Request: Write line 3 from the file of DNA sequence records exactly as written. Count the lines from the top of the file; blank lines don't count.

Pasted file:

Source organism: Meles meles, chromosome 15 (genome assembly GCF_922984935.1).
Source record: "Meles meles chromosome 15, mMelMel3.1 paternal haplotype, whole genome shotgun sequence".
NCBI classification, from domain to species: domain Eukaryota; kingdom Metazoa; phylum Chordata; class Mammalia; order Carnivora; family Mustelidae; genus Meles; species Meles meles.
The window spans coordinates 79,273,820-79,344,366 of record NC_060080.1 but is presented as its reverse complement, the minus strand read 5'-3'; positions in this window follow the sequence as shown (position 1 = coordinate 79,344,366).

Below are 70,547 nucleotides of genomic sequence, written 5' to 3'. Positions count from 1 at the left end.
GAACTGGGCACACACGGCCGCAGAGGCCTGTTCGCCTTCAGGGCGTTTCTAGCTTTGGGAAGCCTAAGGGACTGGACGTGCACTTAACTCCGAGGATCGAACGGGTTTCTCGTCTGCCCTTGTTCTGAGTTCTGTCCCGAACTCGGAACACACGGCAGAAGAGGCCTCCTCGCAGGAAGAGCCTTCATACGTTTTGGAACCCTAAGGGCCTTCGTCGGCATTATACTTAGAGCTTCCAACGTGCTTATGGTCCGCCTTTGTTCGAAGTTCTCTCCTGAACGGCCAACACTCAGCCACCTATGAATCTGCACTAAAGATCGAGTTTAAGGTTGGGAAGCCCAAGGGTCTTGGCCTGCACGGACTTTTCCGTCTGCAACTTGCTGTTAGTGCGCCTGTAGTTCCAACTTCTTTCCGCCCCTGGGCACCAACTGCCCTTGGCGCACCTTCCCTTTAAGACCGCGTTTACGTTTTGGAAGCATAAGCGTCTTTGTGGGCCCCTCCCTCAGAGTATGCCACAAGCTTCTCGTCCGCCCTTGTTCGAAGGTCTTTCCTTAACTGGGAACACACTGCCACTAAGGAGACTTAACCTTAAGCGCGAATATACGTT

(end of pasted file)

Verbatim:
NCBI classification, from domain to species: domain Eukaryota; kingdom Metazoa; phylum Chordata; class Mammalia; order Carnivora; family Mustelidae; genus Meles; species Meles meles.